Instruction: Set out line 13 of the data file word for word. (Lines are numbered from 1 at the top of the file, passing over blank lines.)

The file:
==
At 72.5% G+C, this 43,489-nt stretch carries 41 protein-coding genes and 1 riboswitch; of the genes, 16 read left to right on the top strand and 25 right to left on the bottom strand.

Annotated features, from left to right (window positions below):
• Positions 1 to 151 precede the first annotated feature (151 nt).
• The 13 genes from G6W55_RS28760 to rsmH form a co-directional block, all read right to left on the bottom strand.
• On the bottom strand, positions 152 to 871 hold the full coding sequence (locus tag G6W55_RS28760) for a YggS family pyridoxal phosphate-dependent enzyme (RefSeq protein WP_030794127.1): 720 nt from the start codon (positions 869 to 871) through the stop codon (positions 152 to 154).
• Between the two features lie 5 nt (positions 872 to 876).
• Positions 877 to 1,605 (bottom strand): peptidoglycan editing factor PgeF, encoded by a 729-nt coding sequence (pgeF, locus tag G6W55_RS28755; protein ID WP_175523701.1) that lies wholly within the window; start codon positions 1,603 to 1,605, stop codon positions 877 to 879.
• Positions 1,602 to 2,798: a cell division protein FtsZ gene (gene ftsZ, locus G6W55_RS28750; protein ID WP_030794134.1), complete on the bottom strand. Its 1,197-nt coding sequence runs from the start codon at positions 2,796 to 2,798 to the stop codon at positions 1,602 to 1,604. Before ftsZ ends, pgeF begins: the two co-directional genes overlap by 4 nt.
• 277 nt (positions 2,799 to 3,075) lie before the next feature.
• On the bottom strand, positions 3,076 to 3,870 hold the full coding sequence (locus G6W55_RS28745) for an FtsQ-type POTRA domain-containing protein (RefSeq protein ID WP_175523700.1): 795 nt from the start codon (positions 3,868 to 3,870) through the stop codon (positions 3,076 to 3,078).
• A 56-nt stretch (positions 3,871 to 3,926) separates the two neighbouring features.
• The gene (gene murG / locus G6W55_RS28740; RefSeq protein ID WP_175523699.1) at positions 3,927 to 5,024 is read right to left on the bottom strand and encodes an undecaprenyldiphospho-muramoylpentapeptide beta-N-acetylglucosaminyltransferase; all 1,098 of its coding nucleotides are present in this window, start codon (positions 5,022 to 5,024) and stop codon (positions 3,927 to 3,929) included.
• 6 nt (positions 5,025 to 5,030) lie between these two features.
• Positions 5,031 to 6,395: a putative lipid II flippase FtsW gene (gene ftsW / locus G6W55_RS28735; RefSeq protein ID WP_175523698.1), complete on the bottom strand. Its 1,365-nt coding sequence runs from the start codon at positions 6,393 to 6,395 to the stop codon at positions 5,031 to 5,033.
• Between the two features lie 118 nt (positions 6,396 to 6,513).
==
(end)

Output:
• 6 nt (positions 5,025 to 5,030) lie between these two features.